Raspberries are a sweet summer berry, that comes into season late June and out of season at the end of August. Raspberries grow in clusters on bushes and do well in cold and wet climates. The fruit is sold fresh or juiced in the summer months but they are also available froze oppositely dried all year round.
The most common variety of raspberry has a bright red colour but you can also find black, yellow and golden varieties.
When they are in season they are widely used in many desserts, cakes, cookies, tarts, and muffins. You can use them in smoothies and to top porridge and Bircher Muesli (overnight oats). They are also lovely eaten on their own or with a dash of double cream, yogurt or ice cream.
Raspberries are also a common flavouring for liqueurs, ice cream (raspberry ripple) and icing.
- Raspberry coulis – A smooth and rich sauce made from raspberries, sugar and lemon juice. It’s so delicious, you can literally put it on dessert and it will make it 100x better. Try it on some chocolate brownies.
- Eton mess – A traditional English dessert made with strawberries, broken meringue, and whipped double cream.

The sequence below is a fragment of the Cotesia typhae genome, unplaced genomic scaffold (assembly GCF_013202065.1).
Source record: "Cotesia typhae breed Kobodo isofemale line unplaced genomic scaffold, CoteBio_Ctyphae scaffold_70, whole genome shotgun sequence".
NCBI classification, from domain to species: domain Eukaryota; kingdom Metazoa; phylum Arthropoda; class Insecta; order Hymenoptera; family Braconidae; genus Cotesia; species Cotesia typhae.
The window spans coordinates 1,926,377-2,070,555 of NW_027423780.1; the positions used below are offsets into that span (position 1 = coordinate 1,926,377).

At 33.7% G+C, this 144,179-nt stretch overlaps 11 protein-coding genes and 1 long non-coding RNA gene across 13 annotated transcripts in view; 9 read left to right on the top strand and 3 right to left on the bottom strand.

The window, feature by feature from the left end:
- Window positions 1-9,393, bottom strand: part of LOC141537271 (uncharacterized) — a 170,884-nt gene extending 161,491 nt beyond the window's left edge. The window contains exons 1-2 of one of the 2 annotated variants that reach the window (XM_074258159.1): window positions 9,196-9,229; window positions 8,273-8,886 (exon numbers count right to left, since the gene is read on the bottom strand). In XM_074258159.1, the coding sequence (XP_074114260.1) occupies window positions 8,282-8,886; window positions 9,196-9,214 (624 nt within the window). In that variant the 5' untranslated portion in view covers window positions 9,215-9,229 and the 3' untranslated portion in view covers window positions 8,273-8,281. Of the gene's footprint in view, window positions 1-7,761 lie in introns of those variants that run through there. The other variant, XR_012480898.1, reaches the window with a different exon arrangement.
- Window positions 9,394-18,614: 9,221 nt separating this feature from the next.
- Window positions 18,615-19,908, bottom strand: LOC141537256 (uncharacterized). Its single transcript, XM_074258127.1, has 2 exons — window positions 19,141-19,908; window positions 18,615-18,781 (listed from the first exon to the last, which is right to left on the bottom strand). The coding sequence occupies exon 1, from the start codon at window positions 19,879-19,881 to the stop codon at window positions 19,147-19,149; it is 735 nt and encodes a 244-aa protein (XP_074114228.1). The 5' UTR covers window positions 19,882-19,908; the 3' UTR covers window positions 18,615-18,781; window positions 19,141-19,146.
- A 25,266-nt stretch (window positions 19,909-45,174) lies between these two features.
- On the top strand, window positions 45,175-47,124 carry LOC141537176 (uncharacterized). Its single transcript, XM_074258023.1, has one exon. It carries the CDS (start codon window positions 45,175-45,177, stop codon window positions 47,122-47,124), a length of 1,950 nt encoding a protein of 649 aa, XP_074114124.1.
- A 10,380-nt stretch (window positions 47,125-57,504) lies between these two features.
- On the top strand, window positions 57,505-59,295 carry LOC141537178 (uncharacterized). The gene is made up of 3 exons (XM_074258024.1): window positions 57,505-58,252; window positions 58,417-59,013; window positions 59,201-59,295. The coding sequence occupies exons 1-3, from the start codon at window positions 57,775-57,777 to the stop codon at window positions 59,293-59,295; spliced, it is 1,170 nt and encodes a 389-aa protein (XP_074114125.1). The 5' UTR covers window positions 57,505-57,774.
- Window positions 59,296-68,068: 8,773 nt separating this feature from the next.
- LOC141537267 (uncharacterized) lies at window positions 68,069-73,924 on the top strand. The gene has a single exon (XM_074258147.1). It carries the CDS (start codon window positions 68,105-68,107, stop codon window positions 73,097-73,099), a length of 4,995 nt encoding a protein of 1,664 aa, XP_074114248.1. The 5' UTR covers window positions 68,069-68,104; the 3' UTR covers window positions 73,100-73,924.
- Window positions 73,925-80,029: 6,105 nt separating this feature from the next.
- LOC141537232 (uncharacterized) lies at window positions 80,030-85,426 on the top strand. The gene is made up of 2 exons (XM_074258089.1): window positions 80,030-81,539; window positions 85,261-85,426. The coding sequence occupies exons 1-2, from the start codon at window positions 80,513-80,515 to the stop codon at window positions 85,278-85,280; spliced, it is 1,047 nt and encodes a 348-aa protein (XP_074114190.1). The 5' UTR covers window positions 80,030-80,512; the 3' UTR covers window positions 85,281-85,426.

- Cocktails – Add fresh raspberries to mojitos, french martinis and daiquiris!
Raspberry Nutritional Infomation
Raspberries are a great source of fibre and are packed full of Vitamin C, and Manganese. There are about 52 calories per 100g of raspberries.
Vitamin C (also known as ascorbic acid). It helps your body to repair tissue, mentioning collagen, iron absorption, and wound healing. Vitamin C also can maintain cartilage, bones, and teeth
Manganese is an essential nutrient that helps your body process cholesterol, carbohydrates, and protein. It also helps your body to maintain proper brain functions.
They also contain good levels of Vitamin K, Vitamin E, B Vitamins, Iron, Magnesium, Phosphorus, Potassium and Copper.